What if your career was designed around your personal interests and strengths? From the ‘one-size-fits-all’ format of past HR programs, talent management is now moving toward a more personalized employee and candidate experience.
It’s a radical shift, said people analytics expert David Green.
“With personalization, organizations will treat each employee as a ‘workforce of one,’” Green said at the HR Tech Summit in Toronto last month.
What is the ‘workforce of one’?
In the book Workforce of One, Susan M. Cantrell and David Smith define the concept as a talent management approach that “tailors people practices and policies” to individual employees (or groups of employees) with goal of enhancing personal and organizational effectiveness.
Cantrell and Smith followed organizations, such as Microsoft, Accenture, and Sprint, which pioneered the idea of the workforce of one and, as a result, registered lower turnovers, greater productivity, and improved profit margins.
Green also cited his own examples. IBM, Salesforce, and Unilever use people data and machine learning to customize talent acquisition and onboarding, as well as learning and development (L&D) and internal mobility.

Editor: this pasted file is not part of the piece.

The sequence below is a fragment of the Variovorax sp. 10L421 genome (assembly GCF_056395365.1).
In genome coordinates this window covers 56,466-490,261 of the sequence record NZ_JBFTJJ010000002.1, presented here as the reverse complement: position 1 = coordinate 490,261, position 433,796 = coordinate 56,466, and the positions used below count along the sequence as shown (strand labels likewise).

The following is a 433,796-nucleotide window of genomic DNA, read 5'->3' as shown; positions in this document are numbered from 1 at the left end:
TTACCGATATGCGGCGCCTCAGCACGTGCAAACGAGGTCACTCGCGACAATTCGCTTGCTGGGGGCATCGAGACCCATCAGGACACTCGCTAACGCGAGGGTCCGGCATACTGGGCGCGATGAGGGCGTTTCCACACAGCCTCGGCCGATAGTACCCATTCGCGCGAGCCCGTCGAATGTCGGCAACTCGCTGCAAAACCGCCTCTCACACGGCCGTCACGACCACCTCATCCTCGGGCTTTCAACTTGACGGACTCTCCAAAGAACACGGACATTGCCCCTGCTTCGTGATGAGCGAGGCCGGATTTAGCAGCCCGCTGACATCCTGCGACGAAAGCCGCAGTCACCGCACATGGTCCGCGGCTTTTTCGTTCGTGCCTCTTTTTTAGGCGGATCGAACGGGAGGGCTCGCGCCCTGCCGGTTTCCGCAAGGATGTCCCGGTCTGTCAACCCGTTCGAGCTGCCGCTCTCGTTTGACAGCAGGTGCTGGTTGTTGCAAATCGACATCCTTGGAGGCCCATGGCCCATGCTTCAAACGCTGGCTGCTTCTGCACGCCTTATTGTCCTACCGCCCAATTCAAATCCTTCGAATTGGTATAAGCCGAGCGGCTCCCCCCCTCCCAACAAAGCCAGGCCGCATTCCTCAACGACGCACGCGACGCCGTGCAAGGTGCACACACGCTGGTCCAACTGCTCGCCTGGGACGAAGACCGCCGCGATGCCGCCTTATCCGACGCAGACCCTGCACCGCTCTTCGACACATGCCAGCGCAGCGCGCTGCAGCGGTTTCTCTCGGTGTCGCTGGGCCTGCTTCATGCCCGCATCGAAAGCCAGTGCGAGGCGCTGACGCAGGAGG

“Technology coupled with data enables organizations to provide these experiences,” he said. Some companies use chatbots to respond to individual employee and candidate needs, and to streamline HR management.
How to personalize employee experience
There are a few ways for organizations – even those with a workforce of more than 10,000 – to customize job duties, shifts, L&D, performance appraisals, rewards and recognition, and even compensation.
In the case of Accenture, which today employs more than 440,000 workers, the company segmented the workforce based on their personal communication and networking styles, as well as their health and wellness profiles. Accenture then gave the employees modular choices on their career break options and job activities, such as volunteer assignments, Cantrell and Smith said.
The authors identified four strategies overall for HR and business leaders to personalize the employee experience:
- Segment the workforce based on shared preferences and needs.
- Offer modular choices – options from a predefined list of working conditions.
- Define broad and simple rules, such as compensation guidelines that allow room for customization.
- Foster employee-defined personalization in which managers guide employees in charting their own talent development within the organization.
Because of technology, Cantrell and Smith believe businesses can now “accommodate differences among individuals much more effectively than they could even just a decade ago.”